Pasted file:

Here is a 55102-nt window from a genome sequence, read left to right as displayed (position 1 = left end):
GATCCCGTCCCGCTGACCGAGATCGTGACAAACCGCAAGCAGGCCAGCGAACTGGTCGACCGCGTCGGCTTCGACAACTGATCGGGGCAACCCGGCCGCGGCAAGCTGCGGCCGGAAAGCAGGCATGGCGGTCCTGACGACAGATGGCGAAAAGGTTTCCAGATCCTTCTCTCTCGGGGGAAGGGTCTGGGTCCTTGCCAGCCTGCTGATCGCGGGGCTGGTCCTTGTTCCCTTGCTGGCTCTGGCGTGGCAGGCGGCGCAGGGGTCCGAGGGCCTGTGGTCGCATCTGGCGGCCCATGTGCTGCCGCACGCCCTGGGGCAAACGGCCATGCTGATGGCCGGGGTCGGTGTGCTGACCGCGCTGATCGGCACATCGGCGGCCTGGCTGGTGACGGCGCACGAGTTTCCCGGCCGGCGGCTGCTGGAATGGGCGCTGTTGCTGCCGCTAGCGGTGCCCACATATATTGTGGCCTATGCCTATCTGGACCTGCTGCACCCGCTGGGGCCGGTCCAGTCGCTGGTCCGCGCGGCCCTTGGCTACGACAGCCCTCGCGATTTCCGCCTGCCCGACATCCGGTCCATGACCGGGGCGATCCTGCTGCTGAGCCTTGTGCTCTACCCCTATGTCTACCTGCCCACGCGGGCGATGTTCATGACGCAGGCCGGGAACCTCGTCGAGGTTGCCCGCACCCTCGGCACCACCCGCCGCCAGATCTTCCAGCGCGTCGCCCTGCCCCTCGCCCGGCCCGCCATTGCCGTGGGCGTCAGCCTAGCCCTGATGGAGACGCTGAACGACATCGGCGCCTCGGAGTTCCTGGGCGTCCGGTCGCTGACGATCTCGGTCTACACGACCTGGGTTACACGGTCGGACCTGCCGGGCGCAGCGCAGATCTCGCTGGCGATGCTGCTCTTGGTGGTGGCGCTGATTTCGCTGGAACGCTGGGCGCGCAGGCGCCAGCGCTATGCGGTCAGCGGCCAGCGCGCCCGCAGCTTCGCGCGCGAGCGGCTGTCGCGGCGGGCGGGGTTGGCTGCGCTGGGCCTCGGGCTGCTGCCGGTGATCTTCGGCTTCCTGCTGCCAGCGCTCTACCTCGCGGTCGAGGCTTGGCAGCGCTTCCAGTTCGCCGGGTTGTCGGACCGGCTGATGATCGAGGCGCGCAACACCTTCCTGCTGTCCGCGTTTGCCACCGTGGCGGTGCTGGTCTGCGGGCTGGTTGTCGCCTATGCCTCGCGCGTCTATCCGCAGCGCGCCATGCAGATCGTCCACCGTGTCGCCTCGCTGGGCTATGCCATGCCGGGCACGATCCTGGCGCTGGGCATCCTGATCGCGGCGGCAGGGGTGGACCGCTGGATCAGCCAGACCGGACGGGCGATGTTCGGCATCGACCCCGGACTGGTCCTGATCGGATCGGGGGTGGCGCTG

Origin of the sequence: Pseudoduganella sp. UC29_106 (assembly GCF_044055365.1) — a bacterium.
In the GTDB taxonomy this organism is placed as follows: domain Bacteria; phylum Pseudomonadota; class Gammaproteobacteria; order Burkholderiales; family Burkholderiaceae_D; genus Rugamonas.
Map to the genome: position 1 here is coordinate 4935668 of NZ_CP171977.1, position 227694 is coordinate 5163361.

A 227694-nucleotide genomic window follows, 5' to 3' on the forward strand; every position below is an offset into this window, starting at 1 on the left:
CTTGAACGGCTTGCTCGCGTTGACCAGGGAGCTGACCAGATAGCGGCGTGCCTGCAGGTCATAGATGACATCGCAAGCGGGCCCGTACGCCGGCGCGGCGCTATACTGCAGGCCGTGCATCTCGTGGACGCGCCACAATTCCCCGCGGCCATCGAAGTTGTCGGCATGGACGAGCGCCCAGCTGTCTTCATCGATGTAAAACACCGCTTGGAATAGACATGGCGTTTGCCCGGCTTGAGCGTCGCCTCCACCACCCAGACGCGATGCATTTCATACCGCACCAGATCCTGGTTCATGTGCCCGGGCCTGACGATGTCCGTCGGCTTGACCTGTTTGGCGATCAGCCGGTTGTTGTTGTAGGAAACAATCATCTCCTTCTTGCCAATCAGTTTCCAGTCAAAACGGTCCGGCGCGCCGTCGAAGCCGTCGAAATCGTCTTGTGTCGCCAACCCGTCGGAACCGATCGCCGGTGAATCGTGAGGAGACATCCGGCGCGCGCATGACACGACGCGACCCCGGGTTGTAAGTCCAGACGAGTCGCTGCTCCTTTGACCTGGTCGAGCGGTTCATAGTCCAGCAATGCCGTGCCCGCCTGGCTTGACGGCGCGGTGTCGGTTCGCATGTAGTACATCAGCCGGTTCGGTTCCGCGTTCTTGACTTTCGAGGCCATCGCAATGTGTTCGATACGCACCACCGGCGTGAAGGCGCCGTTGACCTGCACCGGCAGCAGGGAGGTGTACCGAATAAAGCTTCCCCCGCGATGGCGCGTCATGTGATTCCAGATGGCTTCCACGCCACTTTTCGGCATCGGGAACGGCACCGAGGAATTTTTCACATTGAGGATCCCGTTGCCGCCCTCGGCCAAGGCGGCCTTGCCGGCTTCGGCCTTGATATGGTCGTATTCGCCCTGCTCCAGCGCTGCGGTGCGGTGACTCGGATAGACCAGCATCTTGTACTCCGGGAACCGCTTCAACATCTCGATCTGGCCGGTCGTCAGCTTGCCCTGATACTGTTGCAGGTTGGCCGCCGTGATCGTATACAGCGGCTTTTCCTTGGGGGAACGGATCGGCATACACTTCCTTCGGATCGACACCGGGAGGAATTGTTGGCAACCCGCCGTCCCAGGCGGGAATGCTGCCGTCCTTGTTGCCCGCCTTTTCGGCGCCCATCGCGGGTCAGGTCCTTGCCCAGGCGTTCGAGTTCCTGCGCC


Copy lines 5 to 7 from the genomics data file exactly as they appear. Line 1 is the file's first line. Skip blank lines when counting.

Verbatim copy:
Map to the genome: position 1 here is coordinate 4935668 of NZ_CP171977.1, position 227694 is coordinate 5163361.

A 227694-nucleotide genomic window follows, 5' to 3' on the forward strand; every position below is an offset into this window, starting at 1 on the left:
CTTGAACGGCTTGCTCGCGTTGACCAGGGAGCTGACCAGATAGCGGCGTGCCTGCAGGTCATAGATGACATCGCAAGCGGGCCCGTACGCCGGCGCGGCGCTATACTGCAGGCCGTGCATCTCGTGGACGCGCCACAATTCCCCGCGGCCATCGAAGTTGTCGGCATGGACGAGCGCCCAGCTGTCTTCATCGATGTAAAACACCGCTTGGAATAGACATGGCGTTTGCCCGGCTTGAGCGTCGCCTCCACCACCCAGACGCGATGCATTTCATACCGCACCAGATCCTGGTTCATGTGCCCGGGCCTGACGATGTCCGTCGGCTTGACCTGTTTGGCGATCAGCCGGTTGTTGTTGTAGGAAACAATCATCTCCTTCTTGCCAATCAGTTTCCAGTCAAAACGGTCCGGCGCGCCGTCGAAGCCGTCGAAATCGTCTTGTGTCGCCAACCCGTCGGAACCGATCGCCGGTGAATCGTGAGGAGACATCCGGCGCGCGCATGACACGACGCGACCCCGGGTTGTAAGTCCAGACGAGTCGCTGCTCCTTTGACCTGGTCGAGCGGTTCATAGTCCAGCAATGCCGTGCCCGCCTGGCTTGACGGCGCGGTGTCGGTTCGCATGTAGTACATCAGCCGGTTCGGTTCCGCGTTCTTGACTTTCGAGGCCATCGCAATGTGTTCGATACGCACCACCGGCGTGAAGGCGCCGTTGACCTGCACCGGCAGCAGGGAGGTGTACCGAATAAAGCTTCCCCCGCGATGGCGCGTCATGTGATTCCAGATGGCTTCCACGCCACTTTTCGGCATCGGGAACGGCACCGAGGAATTTTTCACATTGAGGATCCCGTTGCCGCCCTCGGCCAAGGCGGCCTTGCCGGCTTCGGCCTTGATATGGTCGTATTCGCCCTGCTCCAGCGCTGCGGTGCGGTGACTCGGATAGACCAGCATCTTGTACTCCGGGAACCGCTTCAACATCTCGATCTGGCCGGTCGTCAGCTTGCCCTGATACTGTTGCAGGTTGGCCGCCGTGATCGTATACAGCGGCTTTTCCTTGGGGGAACGGATCGGCATACACTTCCTTCGGATCGACACCGGGAGGAATTGTTGGCAACCCGCCGTCCCAGGCGGGAATGCTGCCGTCCTTGTTGCCCGCCTTTTCGGCGCCCATCGCGGGTCAGGTCCTTGCCCAGGCGTTCGAGTTCCTGCGCC